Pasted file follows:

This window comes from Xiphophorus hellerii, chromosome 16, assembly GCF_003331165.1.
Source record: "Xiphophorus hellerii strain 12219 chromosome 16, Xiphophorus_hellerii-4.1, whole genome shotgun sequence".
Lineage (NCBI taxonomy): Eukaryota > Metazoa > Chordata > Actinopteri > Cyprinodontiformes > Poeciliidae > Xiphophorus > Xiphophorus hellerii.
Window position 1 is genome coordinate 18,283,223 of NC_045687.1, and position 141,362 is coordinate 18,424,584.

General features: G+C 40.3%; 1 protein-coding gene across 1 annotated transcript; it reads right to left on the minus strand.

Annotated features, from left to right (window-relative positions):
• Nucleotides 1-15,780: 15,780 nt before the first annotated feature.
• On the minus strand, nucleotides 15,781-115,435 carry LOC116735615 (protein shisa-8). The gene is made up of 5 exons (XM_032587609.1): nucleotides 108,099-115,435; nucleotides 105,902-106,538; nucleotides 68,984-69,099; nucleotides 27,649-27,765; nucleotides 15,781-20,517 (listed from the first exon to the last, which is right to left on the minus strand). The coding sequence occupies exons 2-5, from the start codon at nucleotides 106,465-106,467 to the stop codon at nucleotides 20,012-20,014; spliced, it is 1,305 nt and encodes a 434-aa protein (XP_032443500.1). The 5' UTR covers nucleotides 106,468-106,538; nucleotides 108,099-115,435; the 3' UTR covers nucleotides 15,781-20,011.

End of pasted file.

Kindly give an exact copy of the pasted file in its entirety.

This window comes from Xiphophorus hellerii, chromosome 16, assembly GCF_003331165.1.
Source record: "Xiphophorus hellerii strain 12219 chromosome 16, Xiphophorus_hellerii-4.1, whole genome shotgun sequence".
Lineage (NCBI taxonomy): Eukaryota > Metazoa > Chordata > Actinopteri > Cyprinodontiformes > Poeciliidae > Xiphophorus > Xiphophorus hellerii.
Window position 1 is genome coordinate 18,283,223 of NC_045687.1, and position 141,362 is coordinate 18,424,584.

General features: G+C 40.3%; 1 protein-coding gene across 1 annotated transcript; it reads right to left on the minus strand.

Annotated features, from left to right (window-relative positions):
• Nucleotides 1-15,780: 15,780 nt before the first annotated feature.
• On the minus strand, nucleotides 15,781-115,435 carry LOC116735615 (protein shisa-8). The gene is made up of 5 exons (XM_032587609.1): nucleotides 108,099-115,435; nucleotides 105,902-106,538; nucleotides 68,984-69,099; nucleotides 27,649-27,765; nucleotides 15,781-20,517 (listed from the first exon to the last, which is right to left on the minus strand). The coding sequence occupies exons 2-5, from the start codon at nucleotides 106,465-106,467 to the stop codon at nucleotides 20,012-20,014; spliced, it is 1,305 nt and encodes a 434-aa protein (XP_032443500.1). The 5' UTR covers nucleotides 106,468-106,538; nucleotides 108,099-115,435; the 3' UTR covers nucleotides 15,781-20,011.